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Autologous morsellised bone grafting restores uncontained femoral bone defects in knee arthroplasty


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The properties of impacted morsellised bone graft (MBG) in revision total knee arthroplasty (TKA) were studied in 12 horses. The left hind metatarsophalangeal joint was replaced by a human TKA. The horses were then randomly divided into graft and control groups. In the graft group, a unicondylar, lateral uncontained defect was created in the third metatarsal bone and reconstructed using autologous MBG before cementing the TKA. In the control group, a cemented TKA was implanted without the bone resection and grafting procedure. After four to eight months, the animals were killed and a biomechanical loading test was performed with a cyclic load equivalent to the horse’s body-weight to study mechanical stability. After removal of the prosthesis, the distal third metatarsal bone was studied radiologically, histologically and by quantitative and micro CT.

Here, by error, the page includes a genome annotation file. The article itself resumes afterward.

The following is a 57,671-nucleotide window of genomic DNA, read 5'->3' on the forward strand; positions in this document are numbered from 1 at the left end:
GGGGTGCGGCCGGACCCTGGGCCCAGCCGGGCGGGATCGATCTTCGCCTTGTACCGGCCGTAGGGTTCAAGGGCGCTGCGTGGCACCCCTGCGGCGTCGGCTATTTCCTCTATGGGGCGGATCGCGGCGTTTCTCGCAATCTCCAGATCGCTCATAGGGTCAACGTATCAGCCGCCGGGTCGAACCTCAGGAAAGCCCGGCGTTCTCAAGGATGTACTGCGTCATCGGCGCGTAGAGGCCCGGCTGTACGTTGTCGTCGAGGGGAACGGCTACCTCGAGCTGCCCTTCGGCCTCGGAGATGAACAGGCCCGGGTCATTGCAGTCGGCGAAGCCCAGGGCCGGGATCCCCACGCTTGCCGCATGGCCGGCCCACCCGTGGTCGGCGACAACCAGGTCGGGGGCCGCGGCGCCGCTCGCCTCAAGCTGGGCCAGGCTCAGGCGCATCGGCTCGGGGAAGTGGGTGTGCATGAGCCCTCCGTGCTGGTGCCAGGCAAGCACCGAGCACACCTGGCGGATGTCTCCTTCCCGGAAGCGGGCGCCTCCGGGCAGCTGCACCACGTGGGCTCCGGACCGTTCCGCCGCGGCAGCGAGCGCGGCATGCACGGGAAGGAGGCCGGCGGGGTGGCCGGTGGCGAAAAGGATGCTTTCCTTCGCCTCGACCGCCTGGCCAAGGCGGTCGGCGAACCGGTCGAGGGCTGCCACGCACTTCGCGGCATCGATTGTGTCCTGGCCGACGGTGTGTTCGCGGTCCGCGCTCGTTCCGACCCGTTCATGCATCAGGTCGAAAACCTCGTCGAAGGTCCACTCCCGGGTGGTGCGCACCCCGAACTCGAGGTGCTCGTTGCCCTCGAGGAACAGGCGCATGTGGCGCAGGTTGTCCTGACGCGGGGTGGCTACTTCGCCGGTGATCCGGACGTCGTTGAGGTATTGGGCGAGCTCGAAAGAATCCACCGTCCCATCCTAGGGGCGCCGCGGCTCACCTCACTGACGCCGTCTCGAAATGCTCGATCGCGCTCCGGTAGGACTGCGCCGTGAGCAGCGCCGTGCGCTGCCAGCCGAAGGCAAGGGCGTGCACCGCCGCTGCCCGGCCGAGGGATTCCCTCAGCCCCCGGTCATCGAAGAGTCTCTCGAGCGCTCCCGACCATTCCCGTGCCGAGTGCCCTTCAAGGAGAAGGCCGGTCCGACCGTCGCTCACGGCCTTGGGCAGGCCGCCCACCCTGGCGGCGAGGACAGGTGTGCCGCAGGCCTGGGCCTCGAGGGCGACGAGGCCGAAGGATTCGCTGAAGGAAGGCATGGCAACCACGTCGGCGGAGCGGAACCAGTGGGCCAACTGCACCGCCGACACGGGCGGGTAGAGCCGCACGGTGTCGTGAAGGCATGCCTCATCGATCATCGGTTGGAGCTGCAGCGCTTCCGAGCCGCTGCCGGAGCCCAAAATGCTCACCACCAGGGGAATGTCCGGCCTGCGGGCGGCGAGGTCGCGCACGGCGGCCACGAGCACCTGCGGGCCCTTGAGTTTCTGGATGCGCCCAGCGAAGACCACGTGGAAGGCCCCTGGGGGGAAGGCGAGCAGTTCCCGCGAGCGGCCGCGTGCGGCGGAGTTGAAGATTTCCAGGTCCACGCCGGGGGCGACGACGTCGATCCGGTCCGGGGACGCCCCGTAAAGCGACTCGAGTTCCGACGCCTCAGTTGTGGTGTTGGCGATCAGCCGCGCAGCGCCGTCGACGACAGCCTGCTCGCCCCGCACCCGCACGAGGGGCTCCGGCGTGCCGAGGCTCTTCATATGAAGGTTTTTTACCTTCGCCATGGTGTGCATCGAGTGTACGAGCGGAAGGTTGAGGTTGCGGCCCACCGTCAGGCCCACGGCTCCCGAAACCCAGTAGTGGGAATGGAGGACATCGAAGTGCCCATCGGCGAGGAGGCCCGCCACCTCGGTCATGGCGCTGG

Biomechanical testing showed that the differences in deformation between the graft and the control condyles were not significant for either elastic or time-dependent deformations. The differences in bone mineral density (BMD) between the graft and the control condyles were not significant. The BMD of the MBG was significantly lower than that in the other regions in the same limb. Micro CT showed a significant difference in the degree of anisotropy between the graft and host bone, even although the structure of the area of the MBG had trabecular orientation in the direction of the axial load. Histological analysis revealed that all the grafts were revascularised and completely incorporated into a new trabecular structure with few or no remnants of graft. Our study provides a basis for the clinical application of this technique with MBG in revision TKA.

Correspondence should be sent to Dr M. C. de Waal Malefijt.

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